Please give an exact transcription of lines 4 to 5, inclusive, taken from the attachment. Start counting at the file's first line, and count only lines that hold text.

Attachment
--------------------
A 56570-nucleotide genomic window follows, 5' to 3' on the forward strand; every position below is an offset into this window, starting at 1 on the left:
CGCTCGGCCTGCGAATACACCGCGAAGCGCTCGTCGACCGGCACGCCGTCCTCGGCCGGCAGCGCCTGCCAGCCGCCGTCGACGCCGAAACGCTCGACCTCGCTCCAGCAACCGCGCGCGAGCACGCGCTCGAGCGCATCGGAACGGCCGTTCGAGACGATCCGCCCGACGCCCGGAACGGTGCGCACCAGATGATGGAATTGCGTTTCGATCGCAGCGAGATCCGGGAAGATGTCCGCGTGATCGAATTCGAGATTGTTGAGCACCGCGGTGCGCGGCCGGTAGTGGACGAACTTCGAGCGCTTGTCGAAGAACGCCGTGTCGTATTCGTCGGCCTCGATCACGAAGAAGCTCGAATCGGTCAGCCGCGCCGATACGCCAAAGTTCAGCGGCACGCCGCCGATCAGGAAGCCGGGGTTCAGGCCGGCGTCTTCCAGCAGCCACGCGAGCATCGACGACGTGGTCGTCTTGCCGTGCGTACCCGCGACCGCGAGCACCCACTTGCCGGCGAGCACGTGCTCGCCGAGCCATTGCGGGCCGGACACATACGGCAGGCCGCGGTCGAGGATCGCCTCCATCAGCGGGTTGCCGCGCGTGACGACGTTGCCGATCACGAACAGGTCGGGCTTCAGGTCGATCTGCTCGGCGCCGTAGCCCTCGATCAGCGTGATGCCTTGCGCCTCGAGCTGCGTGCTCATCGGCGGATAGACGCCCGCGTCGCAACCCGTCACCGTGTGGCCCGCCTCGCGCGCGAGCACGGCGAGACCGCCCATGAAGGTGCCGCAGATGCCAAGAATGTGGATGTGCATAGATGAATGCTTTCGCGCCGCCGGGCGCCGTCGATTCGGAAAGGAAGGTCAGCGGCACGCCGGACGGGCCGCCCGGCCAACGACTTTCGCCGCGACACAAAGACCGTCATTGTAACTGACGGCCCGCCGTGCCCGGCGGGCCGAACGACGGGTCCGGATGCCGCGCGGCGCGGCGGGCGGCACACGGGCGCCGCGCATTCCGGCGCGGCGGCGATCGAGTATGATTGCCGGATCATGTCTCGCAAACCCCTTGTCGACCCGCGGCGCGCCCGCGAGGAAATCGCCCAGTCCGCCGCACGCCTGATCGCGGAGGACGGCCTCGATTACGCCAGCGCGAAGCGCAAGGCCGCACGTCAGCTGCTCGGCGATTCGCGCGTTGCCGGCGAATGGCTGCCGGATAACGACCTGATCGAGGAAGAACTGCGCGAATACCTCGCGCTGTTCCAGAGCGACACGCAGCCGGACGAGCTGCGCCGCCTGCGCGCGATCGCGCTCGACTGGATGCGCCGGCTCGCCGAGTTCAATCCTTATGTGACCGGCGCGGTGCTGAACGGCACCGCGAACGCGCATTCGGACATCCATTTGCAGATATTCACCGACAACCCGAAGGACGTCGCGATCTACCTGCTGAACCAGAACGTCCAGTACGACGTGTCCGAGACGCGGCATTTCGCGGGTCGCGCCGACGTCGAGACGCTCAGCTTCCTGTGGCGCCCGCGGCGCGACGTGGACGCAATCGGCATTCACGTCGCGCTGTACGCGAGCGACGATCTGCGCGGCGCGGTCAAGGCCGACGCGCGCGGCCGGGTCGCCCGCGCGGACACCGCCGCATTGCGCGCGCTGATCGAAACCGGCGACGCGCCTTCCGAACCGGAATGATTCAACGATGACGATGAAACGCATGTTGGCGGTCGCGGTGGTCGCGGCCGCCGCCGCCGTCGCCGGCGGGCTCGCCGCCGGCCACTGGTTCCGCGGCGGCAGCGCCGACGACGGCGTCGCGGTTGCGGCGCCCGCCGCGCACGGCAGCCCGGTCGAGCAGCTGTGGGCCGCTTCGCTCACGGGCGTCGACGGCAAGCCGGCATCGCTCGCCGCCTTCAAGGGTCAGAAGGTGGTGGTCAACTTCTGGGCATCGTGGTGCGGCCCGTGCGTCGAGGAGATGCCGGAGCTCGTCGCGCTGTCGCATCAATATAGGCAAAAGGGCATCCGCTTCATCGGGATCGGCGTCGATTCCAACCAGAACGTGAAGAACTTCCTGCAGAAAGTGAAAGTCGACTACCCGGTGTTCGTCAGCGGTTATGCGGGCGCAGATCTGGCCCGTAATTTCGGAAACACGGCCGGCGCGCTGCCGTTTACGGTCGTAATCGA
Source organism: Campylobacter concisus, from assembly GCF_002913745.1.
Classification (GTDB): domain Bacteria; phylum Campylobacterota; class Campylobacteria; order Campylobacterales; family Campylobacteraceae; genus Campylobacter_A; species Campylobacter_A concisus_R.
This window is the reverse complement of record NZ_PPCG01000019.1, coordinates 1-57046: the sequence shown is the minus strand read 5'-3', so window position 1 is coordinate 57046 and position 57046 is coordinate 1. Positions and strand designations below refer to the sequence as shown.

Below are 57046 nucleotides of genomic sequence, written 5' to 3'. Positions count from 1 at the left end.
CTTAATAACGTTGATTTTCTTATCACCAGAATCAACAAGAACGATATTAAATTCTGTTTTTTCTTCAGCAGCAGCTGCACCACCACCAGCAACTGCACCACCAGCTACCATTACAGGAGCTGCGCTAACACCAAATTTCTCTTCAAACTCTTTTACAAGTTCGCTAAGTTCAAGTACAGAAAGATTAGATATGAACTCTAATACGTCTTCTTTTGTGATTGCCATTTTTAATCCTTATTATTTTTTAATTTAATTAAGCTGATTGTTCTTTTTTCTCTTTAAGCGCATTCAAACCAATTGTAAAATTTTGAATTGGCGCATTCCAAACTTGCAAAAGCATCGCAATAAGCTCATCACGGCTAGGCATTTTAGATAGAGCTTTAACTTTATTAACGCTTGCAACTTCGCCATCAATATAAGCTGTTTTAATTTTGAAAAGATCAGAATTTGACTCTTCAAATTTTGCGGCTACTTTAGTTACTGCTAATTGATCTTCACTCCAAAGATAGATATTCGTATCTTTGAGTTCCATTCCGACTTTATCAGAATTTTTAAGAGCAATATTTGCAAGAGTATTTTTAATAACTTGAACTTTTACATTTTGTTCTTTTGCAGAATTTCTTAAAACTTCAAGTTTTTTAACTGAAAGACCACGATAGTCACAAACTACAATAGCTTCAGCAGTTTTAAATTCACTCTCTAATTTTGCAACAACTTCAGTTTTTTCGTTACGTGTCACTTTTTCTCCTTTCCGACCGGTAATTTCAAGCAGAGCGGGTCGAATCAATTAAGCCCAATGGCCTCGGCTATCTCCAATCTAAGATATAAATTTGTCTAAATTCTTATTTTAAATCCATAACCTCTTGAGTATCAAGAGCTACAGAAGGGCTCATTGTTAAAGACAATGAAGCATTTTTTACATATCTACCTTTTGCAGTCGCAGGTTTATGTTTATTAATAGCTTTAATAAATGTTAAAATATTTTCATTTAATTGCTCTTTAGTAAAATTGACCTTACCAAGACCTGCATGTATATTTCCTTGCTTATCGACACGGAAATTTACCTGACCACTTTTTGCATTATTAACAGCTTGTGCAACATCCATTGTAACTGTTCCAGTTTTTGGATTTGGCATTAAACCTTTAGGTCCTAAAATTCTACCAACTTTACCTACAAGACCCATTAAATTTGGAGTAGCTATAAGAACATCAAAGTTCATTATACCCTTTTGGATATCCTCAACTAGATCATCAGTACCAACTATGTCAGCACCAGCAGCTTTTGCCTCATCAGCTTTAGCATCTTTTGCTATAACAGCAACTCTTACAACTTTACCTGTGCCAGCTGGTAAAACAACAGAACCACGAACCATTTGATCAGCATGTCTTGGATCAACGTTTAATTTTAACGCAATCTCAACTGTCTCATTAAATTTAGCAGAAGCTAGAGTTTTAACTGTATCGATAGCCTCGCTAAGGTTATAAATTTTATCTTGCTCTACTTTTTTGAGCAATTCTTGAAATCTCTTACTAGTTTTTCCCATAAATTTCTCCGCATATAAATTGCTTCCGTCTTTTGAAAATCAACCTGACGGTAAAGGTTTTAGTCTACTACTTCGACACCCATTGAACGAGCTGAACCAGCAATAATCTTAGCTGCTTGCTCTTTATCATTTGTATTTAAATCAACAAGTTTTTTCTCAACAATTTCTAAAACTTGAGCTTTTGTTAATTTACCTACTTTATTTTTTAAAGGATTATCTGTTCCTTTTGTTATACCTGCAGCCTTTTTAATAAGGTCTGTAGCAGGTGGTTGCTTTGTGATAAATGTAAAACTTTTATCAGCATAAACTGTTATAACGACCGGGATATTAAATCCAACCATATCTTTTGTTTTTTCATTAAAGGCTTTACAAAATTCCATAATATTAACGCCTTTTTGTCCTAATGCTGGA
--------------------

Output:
Classification (GTDB): domain Bacteria; phylum Campylobacterota; class Campylobacteria; order Campylobacterales; family Campylobacteraceae; genus Campylobacter_A; species Campylobacter_A concisus_R.
This window is the reverse complement of record NZ_PPCG01000019.1, coordinates 1-57046: the sequence shown is the minus strand read 5'-3', so window position 1 is coordinate 57046 and position 57046 is coordinate 1. Positions and strand designations below refer to the sequence as shown.